Monday, January 17, 2011

Aren't We All "The Least of These?"









Recently, I went to visit my Dad's last surviving sibling, my uncle.  He is 92 years old.  He has memories that I wanted to learn before the opportunity is lost.  It is so interesting to visit an uncle or aunt after your parents have passed.  You see them and while they may be very different, there are those family similarities that you might have forgotten about.  A certain look, mannerism or the voice that sounds so familiar.  It is like seeing a little piece of your parents.  It is a reminder from heaven. 

I wanted to learn more about my grandfather, Henry.  I wanted to get a picture of the kind of man he was.  I wanted to understand how his addiction played out, day in and day out.  Lately, I've been hooked on "Celebrity Rehab" and "Intervention".  My family was initially very uncomfortable with my obsession over these shows.  But for me, it is a study.  My mother's passing made me keenly curious about death and heaven.  Now that is a difficult subject for study.  No one who has ever had the experience of dying has been able to come back and tell us about it.  As for heaven, I have always thought that if we really knew about it, no one would ever want to live. 

I visited my uncle who was thrilled to have the company.  He was so happy to tell stories.  But, every time that I asked questions about Henry, he seemed to go off subject.  I am sure that it was difficult.  I also think that during the time of his youth, they chose not to talk about that subject.  But, I did learn a few things.  For one thing, the face of addiction remains the same regardless of the cause of addiction.  It is selfish and fights to support itself above all else.  It still tears families apart and shortens the addicts life span.  It makes the addict look like a monster. 

I love "Celebrity Rehab".  At first, I thought that these were selfish, soulless people.  I thought that there was little hope for these folks.  I thought that many of them were only seeking attention by being on this show.  I thought the show was just another ridiculous "reality" show.  But, what I like most is how Dr. Drew explains these awful behaviors.  I like how he is able to peel back layer after layer until by the end, you see this wounded soul.  Initially, I was rooting for a select few to make it.  Now, the ones that I liked the least are the ones that I am pulling for most.  These are the most wounded folks who sought to find relief from their pain in perhaps the only way that they knew how. 

God creates us each and everyone with unique gifts and talents.  When we are little, we are unafraid of expressing our hopes and desires.  We boldly state that we want to be a great artist or astronaut.  As we get older and our sinful world starts to give us a very skewed perspective of what we can do or what we should do, we stop listening to the longing of our hearts.  We start turning down the volume of the voice of God.  We start thinking that we are the only ones in control.  We start relying on only ourselves.  We will never be happy this way.  We will search high and low to fill the void.  We may try to use food or drink.  We may use drugs.  We may spend too much money.  We may try to have a lot of possessions.  We may try to be the smartest.  But, until we strip all of that away and get to know the person that God created us to be and lean on him and his understanding, we are as lost as the addict is.  And, most of us can't even see that.  Most of us (including me) sat in judgement of the folks like my son.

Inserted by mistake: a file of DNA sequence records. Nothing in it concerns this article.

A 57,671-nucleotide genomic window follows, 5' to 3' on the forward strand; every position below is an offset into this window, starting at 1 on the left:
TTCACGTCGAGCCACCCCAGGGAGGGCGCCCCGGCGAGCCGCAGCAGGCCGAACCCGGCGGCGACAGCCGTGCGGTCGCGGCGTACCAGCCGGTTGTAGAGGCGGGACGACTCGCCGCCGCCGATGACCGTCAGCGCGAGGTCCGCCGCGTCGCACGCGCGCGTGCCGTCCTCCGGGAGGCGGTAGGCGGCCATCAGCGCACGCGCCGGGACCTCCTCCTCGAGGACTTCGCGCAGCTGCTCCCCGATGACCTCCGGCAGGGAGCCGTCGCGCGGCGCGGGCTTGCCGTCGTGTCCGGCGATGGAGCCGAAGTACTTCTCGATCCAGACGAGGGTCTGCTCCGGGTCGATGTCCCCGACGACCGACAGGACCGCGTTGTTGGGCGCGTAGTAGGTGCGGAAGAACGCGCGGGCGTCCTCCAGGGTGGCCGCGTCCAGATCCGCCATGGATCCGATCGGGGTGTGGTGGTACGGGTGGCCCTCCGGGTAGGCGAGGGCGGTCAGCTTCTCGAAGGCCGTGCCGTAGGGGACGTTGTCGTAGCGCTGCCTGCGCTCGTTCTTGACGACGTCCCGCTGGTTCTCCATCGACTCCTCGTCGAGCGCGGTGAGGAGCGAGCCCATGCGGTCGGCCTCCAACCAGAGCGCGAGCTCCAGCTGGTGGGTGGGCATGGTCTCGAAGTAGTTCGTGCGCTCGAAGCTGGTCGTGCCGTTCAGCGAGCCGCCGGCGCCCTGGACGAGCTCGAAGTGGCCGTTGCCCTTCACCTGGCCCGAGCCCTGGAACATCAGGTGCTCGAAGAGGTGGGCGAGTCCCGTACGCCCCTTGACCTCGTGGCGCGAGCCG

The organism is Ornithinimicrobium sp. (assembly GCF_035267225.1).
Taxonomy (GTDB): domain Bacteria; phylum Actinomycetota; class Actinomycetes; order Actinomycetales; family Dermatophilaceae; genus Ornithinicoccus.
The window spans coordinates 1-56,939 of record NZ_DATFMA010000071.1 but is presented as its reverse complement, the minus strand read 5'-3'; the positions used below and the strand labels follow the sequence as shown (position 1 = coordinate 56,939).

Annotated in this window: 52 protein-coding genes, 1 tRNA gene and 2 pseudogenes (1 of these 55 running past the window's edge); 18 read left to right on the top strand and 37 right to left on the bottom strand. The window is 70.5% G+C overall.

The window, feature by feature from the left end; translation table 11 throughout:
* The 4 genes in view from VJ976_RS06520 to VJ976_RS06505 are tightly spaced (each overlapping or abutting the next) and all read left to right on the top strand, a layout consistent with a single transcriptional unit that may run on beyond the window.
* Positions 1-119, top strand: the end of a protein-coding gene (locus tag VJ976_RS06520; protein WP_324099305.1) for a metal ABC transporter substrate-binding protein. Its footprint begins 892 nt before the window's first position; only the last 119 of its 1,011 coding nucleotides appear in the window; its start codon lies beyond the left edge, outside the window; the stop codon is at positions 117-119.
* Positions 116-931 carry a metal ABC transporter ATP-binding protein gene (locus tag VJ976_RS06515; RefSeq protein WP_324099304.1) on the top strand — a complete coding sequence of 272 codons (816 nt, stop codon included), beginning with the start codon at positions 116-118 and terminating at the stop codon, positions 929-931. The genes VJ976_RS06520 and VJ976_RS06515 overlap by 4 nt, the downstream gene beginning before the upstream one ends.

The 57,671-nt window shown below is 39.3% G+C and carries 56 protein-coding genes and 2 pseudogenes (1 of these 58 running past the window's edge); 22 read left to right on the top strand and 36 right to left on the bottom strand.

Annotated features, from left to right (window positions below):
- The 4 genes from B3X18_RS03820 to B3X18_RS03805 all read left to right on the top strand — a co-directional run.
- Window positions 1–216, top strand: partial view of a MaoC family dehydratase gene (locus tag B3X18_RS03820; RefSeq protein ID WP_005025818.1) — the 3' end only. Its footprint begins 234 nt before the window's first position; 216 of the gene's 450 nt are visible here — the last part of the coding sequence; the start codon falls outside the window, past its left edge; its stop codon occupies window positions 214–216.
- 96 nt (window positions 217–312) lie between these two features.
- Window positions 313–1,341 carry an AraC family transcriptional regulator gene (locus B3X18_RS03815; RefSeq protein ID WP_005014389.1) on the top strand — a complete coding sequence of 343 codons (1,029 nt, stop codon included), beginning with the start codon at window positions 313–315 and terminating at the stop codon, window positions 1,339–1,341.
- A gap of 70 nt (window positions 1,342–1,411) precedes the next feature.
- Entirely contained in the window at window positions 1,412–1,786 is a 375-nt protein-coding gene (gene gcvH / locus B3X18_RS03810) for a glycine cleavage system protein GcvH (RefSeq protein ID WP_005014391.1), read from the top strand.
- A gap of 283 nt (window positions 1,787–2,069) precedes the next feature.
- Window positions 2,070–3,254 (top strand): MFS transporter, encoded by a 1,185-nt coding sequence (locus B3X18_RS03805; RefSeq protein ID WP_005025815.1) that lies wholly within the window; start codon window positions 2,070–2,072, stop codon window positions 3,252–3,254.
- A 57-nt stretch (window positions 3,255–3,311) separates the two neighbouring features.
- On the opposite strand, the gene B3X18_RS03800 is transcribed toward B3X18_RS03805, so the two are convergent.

Al Anon has taught me so much.  It teaches me first and foremost, that I am not in control.  That took some time to accept.  But, once I did, it is such a relief.  Then it taught me to take care of myself.  It taught me to allow God's will in my life.  It taught me to take a moral inventory of myself.  It taught me to make amends for the things that I can change.  It taught me to realize that God is the only one who could restore sanity in my life.  This is a very simplified version of some of the twelve steps.  The person responsible for these steps was an alcoholic who professed no religion.  I find that fact so fascinating.  I have learned more about living my faith from an alcoholic than from any lesson in church.  Now, that is not to say that I haven't learned a lot in church, because I have.  But, before we judge people, before we dismiss them because of a weakness that they have you'd better look a little deeper. 

Jesus didn't really hang out with the popular guys.  He didn't smooze with the really rich or famous.  He didn't only associate with the incredibly holy folks.  So, if we are to emulate his life, why do we avoid "the least of these" so much?  Why do we always assume that they don't have the capacity for change? Why do we think we're better than them?  I daresay that an alcoholic from Akron Ohio helped more people than I ever will.  Bill W. (the alcoholic from Akron and founder of AA) got a vision one night.  It was a vision on how to help fellow alcoholics.  I think it was the voice of God.  He listened.  He didn't look at the fact that he was a floundering alcoholic.  He didn't think of how little medical or psychological knowledge he might have. He  didn't worry about all of the details he'd have to work out to carry this message to those most in need of his message.

Today, my prayer is that my son and all of you will start to discover who God created in YOU.  I pray for the healing of souls. I pray that my son will discover the healing power of God.  I pray for those souls who died without the benefit of recovery, most especially the soul of Henry.

2 comments:

coffeemom said...

right then...I know I know.....sheesh

PursuingtheSummit said...

There I am! I sent you an email 'cause I couldn't comment. It just gets better and better.